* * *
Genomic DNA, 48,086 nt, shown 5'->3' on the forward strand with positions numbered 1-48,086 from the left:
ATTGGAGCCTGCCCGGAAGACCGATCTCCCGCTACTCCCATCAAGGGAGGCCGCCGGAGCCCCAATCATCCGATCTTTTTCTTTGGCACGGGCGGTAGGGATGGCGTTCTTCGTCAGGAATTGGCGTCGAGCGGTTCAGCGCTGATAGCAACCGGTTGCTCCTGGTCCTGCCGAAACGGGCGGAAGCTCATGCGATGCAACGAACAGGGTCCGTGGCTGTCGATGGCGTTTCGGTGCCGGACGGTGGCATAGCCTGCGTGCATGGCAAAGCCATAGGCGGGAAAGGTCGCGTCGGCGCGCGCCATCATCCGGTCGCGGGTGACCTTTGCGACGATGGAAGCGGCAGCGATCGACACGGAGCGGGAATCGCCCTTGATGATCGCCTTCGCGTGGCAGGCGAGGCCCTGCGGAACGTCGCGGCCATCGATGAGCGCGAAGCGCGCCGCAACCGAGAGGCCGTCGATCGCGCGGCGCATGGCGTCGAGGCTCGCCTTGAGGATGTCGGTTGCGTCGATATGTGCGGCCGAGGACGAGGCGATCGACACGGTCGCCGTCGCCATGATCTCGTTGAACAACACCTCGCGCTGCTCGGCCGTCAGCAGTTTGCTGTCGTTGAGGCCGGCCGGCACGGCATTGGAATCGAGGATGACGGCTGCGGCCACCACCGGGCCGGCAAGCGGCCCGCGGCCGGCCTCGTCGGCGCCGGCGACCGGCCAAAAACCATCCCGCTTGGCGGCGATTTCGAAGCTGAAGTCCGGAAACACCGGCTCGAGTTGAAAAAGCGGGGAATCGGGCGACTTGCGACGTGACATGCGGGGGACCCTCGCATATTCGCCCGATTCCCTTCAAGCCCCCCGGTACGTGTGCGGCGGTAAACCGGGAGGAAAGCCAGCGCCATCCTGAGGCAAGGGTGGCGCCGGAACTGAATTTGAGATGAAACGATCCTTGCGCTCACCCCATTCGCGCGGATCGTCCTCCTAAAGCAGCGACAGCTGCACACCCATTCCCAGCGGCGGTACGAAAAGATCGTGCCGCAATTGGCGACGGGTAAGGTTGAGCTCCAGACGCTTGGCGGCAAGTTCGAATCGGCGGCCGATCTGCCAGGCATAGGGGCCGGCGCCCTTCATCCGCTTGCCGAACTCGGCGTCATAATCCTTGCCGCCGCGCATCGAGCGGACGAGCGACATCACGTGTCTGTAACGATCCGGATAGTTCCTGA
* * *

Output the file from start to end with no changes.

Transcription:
Genomic DNA, 48,086 nt, shown 5'->3' on the forward strand with positions numbered 1-48,086 from the left:
ATTGGAGCCTGCCCGGAAGACCGATCTCCCGCTACTCCCATCAAGGGAGGCCGCCGGAGCCCCAATCATCCGATCTTTTTCTTTGGCACGGGCGGTAGGGATGGCGTTCTTCGTCAGGAATTGGCGTCGAGCGGTTCAGCGCTGATAGCAACCGGTTGCTCCTGGTCCTGCCGAAACGGGCGGAAGCTCATGCGATGCAACGAACAGGGTCCGTGGCTGTCGATGGCGTTTCGGTGCCGGACGGTGGCATAGCCTGCGTGCATGGCAAAGCCATAGGCGGGAAAGGTCGCGTCGGCGCGCGCCATCATCCGGTCGCGGGTGACCTTTGCGACGATGGAAGCGGCAGCGATCGACACGGAGCGGGAATCGCCCTTGATGATCGCCTTCGCGTGGCAGGCGAGGCCCTGCGGAACGTCGCGGCCATCGATGAGCGCGAAGCGCGCCGCAACCGAGAGGCCGTCGATCGCGCGGCGCATGGCGTCGAGGCTCGCCTTGAGGATGTCGGTTGCGTCGATATGTGCGGCCGAGGACGAGGCGATCGACACGGTCGCCGTCGCCATGATCTCGTTGAACAACACCTCGCGCTGCTCGGCCGTCAGCAGTTTGCTGTCGTTGAGGCCGGCCGGCACGGCATTGGAATCGAGGATGACGGCTGCGGCCACCACCGGGCCGGCAAGCGGCCCGCGGCCGGCCTCGTCGGCGCCGGCGACCGGCCAAAAACCATCCCGCTTGGCGGCGATTTCGAAGCTGAAGTCCGGAAACACCGGCTCGAGTTGAAAAAGCGGGGAATCGGGCGACTTGCGACGTGACATGCGGGGGACCCTCGCATATTCGCCCGATTCCCTTCAAGCCCCCCGGTACGTGTGCGGCGGTAAACCGGGAGGAAAGCCAGCGCCATCCTGAGGCAAGGGTGGCGCCGGAACTGAATTTGAGATGAAACGATCCTTGCGCTCACCCCATTCGCGCGGATCGTCCTCCTAAAGCAGCGACAGCTGCACACCCATTCCCAGCGGCGGTACGAAAAGATCGTGCCGCAATTGGCGACGGGTAAGGTTGAGCTCCAGACGCTTGGCGGCAAGTTCGAATCGGCGGCCGATCTGCCAGGCATAGGGGCCGGCGCCCTTCATCCGCTTGCCGAACTCGGCGTCATAATCCTTGCCGCCGCGCATCGAGCGGACGAGCGACATCACGTGTCTGTAACGATCCGGATAGTTCCTGA